• Questions posted by the social networks followers:

Is it possible to shoot the films coproduced by the artists from Kosovo and Serbia?

– I believe we have been already collaborating in different areas of arts. Even in film, we sometimes hire different technicians from Serbia. I believe a co-production between the two countries can be made in theory, but very hardly in practice, because film is a very expensive form of art (and not very lucrative as well) and therefore you need the support of the government to make it. Let’s say it’s not yet a priority for our governements to collaborate on this level, so I could say that a private co-production is possible, but it is not very likely to happen, due to the cost of it.

Do people in Kosovo generally live better after declaring independence?

– Of course. People in Kosovo have never lived better, especially Albaninans, who were always considered “second-hand” citizens in the former Yugoslavia. I understand that people from the rest of Yugoslav territories see times of Tito with nostalgia, but it’s not the same for Albanians from Kosovo. We do not regret those times at all. All we had under Yugoslavia (1945-1992) and later within Serbia (1992-99) was approximately 10 years of progress and that was all. As an example I can remind you that the first university in Albanian language was opened in 1970 and the first Radio Television in Kosovo (program in Albanian) was opened in 1975 and they started by broadcasting only few hours program per day. Let’s say the best time we had in the former Yugoslavia is from 1974, when the Kosovo autonomy was approved, up to 1989 when it was taken away – with some riots in between.

Now, we must walk super fast in mega steps to catch up with the rest of the world, and that is what all of us are trying to do. I can say that we progressed a lot during these last 20 years, especially the last 10 years after we declared the independence. I believe that the international organisations speed up the development of the country, mostly by hiring the new generation of youngsters that were educated abroad. That is how the old generation left room for the new one and that’s where the progress came from for Kosovo.

Are the conditions for the work of artists better in Kosovo after declaring independence?

– Kosovo is going through some kind of renaissance in the film industry. We didn’t really have the industry before the war. Everything started after the liberation of Kosovo, and the real development started a decade ago (with declaration of independence) and with the new generation of leaders in the Kosovo Film Center. They increased the film budget, therefore they were  financing more films and giving opportunities to the young generation of filmmakers. Having financed maximum one feature a year, they now finance three features a year and a lot of short films, documentary films, animated films, script development, post production funds and minority co-productions etc. When we wanted to make a film five years ago, we were unable to create a crew composed by Kosovar people only – we always had to take technicians from abroad. Now, I can say the industry exists, there are people that work as film technicians and can make their living out of this. This is completely new and I believe it’s a sign that things are going in the right direction. Also, five years ago we were all dreaming to have one film that would compete in an A list film festival. Now we have 3-4-5 films a year that are touring the film festival circuit (A list film festivals) and bringing awards home. I personally think that the film industry in Kosovo is at its best so far, but I still believe that it can always get better.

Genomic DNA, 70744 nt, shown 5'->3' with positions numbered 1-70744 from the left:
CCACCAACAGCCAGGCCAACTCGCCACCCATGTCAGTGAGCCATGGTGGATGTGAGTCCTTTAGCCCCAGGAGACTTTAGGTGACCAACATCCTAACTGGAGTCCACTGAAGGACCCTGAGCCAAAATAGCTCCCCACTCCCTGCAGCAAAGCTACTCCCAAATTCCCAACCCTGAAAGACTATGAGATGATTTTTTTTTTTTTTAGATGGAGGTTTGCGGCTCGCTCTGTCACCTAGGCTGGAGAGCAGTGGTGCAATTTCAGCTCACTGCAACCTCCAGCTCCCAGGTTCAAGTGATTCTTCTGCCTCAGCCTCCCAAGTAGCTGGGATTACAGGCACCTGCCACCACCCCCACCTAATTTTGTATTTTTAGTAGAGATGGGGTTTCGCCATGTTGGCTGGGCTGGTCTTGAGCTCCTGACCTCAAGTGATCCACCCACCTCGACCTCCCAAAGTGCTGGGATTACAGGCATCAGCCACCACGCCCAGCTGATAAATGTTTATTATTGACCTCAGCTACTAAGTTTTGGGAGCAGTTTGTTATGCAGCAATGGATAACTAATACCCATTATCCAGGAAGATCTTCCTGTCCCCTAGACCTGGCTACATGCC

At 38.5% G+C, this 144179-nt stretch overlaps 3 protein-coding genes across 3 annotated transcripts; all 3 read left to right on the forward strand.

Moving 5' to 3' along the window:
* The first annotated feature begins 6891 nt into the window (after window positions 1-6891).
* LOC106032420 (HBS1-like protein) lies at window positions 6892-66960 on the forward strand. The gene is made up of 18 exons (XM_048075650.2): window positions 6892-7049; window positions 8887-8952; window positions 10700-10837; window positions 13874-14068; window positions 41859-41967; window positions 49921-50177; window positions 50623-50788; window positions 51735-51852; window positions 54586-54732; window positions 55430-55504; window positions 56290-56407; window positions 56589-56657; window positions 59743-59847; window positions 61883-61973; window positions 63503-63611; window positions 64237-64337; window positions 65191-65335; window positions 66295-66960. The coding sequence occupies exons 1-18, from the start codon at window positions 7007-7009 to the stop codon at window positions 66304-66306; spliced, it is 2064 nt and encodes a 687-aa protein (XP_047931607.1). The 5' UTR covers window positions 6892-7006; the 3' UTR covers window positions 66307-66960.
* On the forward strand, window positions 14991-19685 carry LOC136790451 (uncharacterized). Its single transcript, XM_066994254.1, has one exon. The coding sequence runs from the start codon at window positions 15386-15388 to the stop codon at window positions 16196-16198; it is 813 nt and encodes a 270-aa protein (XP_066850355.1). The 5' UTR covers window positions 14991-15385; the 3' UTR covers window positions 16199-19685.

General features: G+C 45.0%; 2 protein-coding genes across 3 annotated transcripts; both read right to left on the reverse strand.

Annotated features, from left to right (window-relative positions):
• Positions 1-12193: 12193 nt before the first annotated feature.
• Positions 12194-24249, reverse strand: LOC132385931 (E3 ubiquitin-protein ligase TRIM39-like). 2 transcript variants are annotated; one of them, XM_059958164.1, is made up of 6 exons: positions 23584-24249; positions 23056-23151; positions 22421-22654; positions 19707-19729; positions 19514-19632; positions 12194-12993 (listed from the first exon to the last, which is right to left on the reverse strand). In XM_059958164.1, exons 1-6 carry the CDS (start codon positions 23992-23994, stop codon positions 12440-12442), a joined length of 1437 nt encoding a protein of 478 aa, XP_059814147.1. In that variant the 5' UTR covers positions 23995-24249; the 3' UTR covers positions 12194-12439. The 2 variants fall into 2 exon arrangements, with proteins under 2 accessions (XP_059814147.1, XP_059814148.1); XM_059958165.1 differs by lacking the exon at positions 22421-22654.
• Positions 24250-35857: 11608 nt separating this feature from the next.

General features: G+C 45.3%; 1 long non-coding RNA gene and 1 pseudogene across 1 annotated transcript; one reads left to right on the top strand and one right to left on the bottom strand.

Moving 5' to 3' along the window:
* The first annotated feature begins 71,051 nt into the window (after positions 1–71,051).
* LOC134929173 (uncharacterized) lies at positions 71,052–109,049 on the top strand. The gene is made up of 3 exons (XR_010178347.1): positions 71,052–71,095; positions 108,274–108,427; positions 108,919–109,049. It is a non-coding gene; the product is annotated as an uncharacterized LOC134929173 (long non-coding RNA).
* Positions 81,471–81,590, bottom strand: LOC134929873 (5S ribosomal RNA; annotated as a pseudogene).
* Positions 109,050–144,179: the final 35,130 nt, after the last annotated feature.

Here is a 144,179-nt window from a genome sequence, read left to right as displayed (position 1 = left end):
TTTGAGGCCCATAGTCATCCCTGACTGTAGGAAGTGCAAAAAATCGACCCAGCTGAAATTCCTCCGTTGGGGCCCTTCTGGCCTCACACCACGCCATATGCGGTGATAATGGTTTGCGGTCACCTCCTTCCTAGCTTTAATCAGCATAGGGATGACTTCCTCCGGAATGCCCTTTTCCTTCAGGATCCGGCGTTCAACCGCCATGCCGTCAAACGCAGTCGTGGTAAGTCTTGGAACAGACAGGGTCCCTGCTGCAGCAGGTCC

• Questions asked by Danas journalists:

What, in your opinion, should be prioritized first and foremost in order to normalize relations between Serbia and Kosovo?

– Truly, I see this as a very absurd situation, because we should all get together as tough men and fight the climate change, starvation and make/leave a better world for our children, but we are not able to see this yet, so in the meanwhile, I believe Serbia (the governement) should accept the independence of Kosovo and recognize the genocide that happened here and it should let go of Kosovo. Really, without this, it’s impossible to normalize the situation. It’s like you had a violent parent that really destroyed you physically and mentally and once you’re out of that traumatic experience, you cannot normalize the situation if the parent doesn’t recognize his or her wrongdoings and wants still to control you. You just do not want someone toxic in your life.

What do you think about the process of normalization that is currently being led by the authorities in Pristina and Belgrade?

– I think we now have the best negotiation group in comparison to all different ones that were made in the past. I say this only because it is led by our young and very clever politician, who is above all a great man who cares for the wellbeing of all people living in Kosovo. This is also my friend in whom I believe and I know that thanks to the fact that he leads our Kosovar team, we will have real negotiations on the things that will improve the lives of Kosovar citizens. I’m talking about the Mayor of Pristina, Shpend Ahmeti.